The difference is that battery cars with current technology are one of the foolish things that the government has decided to blow billions and billions of borrowed dollars on.

    If H2 car fans read the DOE report, they will see cost and durability of fuel cells are the two issues holding up H2 cars. Until those problems are solved, the auto companies talk about having taxpayers build the infrastructure is just an attempt to use taxpayer handouts to override the economic issues and have the government pick the winner.

    Anyone pushing a SOUND alternative fuel should be asking for a consumption tax on oil.


  3. The current Administration has done everything in its power to suppress The Technology.

    8 years of advancement under Bush have been squandered in 2 years!

  4. Mercy, you don’t tax fuel unless you want the poor to get poorer. You want oil/gas/diesel to stay cheap so businesses and people can spend less on fuel and more on other consumables. Your idea would destroy the economy. There isn’t enough space here to describe every single ‘every day’ ideas made from oil and oil by products.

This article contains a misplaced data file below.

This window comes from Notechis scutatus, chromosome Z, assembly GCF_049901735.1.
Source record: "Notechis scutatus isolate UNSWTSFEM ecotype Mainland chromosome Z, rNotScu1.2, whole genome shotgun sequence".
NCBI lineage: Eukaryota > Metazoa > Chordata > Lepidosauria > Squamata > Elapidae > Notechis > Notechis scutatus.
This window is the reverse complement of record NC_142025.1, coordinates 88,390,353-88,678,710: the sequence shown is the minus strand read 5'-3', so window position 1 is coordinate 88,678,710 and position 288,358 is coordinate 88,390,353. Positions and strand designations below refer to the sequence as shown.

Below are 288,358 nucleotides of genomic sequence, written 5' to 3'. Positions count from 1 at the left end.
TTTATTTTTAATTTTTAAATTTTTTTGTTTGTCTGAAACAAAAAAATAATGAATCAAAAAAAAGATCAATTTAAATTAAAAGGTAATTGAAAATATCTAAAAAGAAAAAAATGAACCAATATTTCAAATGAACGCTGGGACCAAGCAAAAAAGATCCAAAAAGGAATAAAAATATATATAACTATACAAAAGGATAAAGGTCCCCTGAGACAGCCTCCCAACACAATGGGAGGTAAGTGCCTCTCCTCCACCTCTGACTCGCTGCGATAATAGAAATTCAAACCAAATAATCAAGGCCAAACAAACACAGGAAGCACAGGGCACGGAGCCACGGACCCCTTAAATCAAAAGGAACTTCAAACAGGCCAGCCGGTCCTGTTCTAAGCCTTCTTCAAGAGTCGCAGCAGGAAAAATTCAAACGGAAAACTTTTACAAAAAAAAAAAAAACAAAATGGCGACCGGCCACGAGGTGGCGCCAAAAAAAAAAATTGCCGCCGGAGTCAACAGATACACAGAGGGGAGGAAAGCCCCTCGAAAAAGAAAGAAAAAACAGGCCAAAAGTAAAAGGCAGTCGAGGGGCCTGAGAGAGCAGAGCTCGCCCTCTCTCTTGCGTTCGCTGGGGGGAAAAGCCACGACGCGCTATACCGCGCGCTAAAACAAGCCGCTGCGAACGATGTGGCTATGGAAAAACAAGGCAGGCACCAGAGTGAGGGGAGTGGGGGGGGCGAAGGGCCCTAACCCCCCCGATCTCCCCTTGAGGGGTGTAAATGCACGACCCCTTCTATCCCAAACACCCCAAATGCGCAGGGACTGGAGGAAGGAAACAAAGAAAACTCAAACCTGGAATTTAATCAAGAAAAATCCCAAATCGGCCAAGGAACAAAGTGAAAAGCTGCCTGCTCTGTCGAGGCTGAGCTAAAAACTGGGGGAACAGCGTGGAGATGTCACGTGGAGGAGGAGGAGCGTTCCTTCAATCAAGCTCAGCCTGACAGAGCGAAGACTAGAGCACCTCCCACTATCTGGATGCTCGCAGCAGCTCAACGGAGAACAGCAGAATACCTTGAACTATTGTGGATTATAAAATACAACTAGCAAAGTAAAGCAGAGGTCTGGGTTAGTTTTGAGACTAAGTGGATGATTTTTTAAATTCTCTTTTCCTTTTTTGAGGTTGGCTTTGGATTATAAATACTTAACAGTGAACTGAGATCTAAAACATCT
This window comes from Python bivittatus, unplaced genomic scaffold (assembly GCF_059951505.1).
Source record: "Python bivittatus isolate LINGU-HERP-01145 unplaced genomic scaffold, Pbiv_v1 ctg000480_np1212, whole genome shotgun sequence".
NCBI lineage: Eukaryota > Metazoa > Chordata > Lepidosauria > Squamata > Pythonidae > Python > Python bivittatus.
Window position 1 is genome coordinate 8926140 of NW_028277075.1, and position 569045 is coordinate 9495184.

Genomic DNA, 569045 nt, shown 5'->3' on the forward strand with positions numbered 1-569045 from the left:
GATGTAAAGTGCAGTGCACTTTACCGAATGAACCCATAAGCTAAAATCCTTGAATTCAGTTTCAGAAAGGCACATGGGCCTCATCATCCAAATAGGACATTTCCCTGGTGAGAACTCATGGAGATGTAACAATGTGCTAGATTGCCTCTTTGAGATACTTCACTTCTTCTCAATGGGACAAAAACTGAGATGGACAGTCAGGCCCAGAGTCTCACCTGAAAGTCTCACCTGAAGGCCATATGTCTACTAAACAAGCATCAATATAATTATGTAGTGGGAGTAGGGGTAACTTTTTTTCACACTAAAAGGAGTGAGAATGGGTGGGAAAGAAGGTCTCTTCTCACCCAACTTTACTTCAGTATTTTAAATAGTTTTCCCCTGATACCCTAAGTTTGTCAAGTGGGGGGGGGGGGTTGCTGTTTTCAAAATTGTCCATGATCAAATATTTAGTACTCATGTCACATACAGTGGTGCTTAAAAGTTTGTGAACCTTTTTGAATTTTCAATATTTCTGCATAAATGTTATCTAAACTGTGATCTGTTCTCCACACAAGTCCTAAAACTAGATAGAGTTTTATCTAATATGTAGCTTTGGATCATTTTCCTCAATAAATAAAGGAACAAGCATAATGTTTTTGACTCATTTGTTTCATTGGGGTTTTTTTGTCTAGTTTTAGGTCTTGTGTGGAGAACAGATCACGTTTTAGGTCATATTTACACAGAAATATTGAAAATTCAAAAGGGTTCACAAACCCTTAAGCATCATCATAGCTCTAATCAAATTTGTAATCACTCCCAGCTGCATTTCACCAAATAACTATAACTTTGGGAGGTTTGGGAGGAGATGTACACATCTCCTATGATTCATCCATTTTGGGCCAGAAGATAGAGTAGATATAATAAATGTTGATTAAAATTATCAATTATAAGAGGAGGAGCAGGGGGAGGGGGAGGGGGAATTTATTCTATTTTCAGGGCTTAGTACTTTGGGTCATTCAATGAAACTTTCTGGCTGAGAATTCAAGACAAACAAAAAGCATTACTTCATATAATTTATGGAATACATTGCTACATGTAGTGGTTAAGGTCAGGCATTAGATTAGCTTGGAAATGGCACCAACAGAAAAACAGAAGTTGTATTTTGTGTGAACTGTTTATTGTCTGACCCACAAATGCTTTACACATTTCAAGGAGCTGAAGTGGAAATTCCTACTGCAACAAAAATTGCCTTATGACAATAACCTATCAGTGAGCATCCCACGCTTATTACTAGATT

The best way to let the next fuel develop is without the government. Let businesses fight it out and let the best tech win. If the government is involved the best lobbyist would win and look today and what that has gotten us… oil spills, banks making bad loans. Socialism/Statistism doesn’t work. Give up on it.

  5. pharmacy technician

    What a great resource!

  6. Adrian — I agree that taxes destroy wealth and create poverty, but that’s exactly what’s happening with the current system. My point is that if the government’s goal is to discourage oil consumption, then a broad oil tax is much more effective than the current approach of pouring tens of billions of dollars down rat holes.

    An oil tax could also be revenue-neutral by cutting income taxes and also progressive-neutral (i.e. doesn’t hurt poor people) by cutting payroll taxes.